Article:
Resolution of conflict through harmony
O’Sensei passed away in 1969, leaving a diverse range of approaches to understanding what he had created. Common to all iterations however, is the emphasis that Aikido embodies non-violence, and the resolution of conflict through harmony. Ai-Ki, translated loosely, means ‘Harmony of Spirit,’ a principle reflected in the flowing, soft, but often very energetic and powerful movements seen in Aikido techniques. Students learn to diffuse incoming attacks by extending an opponent’s balance and intention beyond their control, using the attacker’s own strength to subdue them.
To a beginner, this may initially appear counter-intuitive; martial arts are usually associated with physical strength and competition, so it may seem surprising that Aikido training is for the most part co-operative. Students work together, learning the gross movements of techniques as structured forms under pre-established conditions. Aikido discourages the reliance on physical strength, so this kind of training is suitable for men and women of any size. No prior experience in martial arts is required, nor is physical fitness, as everybody trains holistically, and develops at their own pace. The emphasis on sensitivity and connection in Aikido training requires that, in the beginning, techniques can be practiced slowly, allowing detailed exploration of their constitutive principles. As practitioners become more advanced, both in their ability to perform techniques and receive them safely, more intensive powerful training will emerge.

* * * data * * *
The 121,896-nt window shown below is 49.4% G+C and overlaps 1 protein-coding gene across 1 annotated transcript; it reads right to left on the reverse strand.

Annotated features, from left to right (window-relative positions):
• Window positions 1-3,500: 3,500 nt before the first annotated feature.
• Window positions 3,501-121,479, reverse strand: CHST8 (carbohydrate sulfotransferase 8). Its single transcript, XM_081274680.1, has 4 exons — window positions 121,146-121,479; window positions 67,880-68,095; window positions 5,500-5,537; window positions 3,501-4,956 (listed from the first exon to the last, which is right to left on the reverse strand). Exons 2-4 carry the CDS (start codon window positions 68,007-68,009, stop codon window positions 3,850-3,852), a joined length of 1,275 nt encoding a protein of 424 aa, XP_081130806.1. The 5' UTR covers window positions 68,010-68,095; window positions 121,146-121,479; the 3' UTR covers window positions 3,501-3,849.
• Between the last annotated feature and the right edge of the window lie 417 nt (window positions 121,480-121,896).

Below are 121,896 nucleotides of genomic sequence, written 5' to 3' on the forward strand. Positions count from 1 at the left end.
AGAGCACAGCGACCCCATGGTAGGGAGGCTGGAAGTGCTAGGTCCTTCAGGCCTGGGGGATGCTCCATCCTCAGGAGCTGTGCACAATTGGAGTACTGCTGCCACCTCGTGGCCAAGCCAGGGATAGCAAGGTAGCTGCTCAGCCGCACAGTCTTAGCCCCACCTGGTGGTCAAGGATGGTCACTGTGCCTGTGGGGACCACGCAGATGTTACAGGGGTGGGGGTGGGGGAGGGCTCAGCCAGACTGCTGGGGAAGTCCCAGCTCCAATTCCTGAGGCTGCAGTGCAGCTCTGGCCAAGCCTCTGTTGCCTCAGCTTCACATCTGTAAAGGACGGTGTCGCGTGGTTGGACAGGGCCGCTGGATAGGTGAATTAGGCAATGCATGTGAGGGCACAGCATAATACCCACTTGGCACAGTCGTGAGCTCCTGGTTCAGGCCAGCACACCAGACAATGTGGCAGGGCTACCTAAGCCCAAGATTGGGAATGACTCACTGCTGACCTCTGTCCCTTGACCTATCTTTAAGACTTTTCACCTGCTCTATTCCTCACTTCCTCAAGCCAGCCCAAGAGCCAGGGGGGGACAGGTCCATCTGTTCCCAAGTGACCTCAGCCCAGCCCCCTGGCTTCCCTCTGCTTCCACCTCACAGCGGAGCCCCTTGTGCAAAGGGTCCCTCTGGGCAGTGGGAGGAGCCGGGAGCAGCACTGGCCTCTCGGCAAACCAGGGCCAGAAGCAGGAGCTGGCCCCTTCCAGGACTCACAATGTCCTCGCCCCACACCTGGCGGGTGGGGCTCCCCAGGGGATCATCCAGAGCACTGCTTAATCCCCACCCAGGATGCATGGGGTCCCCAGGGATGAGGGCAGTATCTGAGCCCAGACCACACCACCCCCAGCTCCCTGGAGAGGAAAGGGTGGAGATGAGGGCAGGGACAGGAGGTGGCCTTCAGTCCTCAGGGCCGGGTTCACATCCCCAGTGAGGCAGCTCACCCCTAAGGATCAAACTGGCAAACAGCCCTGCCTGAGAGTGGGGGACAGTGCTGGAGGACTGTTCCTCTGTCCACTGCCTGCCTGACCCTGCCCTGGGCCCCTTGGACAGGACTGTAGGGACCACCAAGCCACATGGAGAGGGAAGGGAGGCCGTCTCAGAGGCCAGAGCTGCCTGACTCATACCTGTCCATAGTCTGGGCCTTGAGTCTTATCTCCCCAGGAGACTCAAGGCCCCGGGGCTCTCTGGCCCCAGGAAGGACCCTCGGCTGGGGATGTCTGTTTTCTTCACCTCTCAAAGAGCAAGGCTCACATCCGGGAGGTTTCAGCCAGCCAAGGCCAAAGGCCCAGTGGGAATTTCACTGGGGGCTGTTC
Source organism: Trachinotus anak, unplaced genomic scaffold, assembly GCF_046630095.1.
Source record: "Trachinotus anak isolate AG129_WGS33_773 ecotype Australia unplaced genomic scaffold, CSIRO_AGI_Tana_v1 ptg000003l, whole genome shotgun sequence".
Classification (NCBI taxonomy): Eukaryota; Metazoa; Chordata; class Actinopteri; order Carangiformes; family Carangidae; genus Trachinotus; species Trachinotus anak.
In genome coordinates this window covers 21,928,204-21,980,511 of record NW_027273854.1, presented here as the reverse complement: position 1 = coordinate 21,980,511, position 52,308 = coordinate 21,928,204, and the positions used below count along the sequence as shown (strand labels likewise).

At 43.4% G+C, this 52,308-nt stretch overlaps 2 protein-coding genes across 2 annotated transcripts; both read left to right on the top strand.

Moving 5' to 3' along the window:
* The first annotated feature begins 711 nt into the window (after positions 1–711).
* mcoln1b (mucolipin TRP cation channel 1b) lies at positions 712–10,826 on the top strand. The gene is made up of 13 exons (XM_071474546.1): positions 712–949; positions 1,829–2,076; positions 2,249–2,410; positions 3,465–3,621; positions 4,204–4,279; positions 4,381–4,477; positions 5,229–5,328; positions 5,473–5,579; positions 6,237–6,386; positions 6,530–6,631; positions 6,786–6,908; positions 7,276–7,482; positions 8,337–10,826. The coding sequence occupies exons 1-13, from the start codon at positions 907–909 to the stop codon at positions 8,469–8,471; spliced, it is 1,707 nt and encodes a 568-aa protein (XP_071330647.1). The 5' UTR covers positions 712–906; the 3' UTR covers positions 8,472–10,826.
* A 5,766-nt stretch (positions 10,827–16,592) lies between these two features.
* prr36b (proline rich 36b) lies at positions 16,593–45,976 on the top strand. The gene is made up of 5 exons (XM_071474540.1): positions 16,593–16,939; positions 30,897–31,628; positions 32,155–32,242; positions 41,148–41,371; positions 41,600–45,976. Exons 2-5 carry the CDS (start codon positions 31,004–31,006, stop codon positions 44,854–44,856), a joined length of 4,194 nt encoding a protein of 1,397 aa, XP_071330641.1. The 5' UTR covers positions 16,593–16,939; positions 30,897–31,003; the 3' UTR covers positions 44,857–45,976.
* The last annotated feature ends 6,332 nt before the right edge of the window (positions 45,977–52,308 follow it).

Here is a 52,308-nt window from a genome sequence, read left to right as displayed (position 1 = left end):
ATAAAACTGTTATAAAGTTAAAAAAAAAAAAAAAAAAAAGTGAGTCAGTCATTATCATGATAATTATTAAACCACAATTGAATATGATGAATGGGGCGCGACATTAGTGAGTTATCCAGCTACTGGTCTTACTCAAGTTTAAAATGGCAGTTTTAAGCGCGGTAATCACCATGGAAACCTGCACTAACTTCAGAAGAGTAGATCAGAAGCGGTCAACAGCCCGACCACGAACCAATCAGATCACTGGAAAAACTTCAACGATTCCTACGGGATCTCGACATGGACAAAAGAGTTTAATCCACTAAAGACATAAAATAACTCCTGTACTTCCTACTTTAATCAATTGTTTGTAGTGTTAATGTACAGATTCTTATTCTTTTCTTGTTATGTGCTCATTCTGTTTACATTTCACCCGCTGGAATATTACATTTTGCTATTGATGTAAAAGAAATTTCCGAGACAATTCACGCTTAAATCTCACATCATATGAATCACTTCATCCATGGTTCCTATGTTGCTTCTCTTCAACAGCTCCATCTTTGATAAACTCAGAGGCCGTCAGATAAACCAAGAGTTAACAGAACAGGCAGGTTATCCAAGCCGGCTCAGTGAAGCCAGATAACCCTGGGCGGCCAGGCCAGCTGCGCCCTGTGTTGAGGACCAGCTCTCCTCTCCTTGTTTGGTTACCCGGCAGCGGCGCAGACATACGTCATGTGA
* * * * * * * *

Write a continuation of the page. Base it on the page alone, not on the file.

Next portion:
Cultivating sensitivity for timing, distance, and ultimately, awase, the ability to join with an attack while using the attackers’ own force and strength against them, is where Aikido distinguishes itself from other martial arts, and thereby embodies the martial principles O’Sensei transformed and preserved from the more lethal traditional arts of Budo (‘warrior’s way’).
The spirit of selflessness and charity persists as an ideal in Aikido, which eschews competition and violence in favour of training towards a traditional ethics of martial awareness and self- improvement. There is no competition in Aikido, and no fighting; Aikidoka train in search of a mastery which extends beyond victory over others.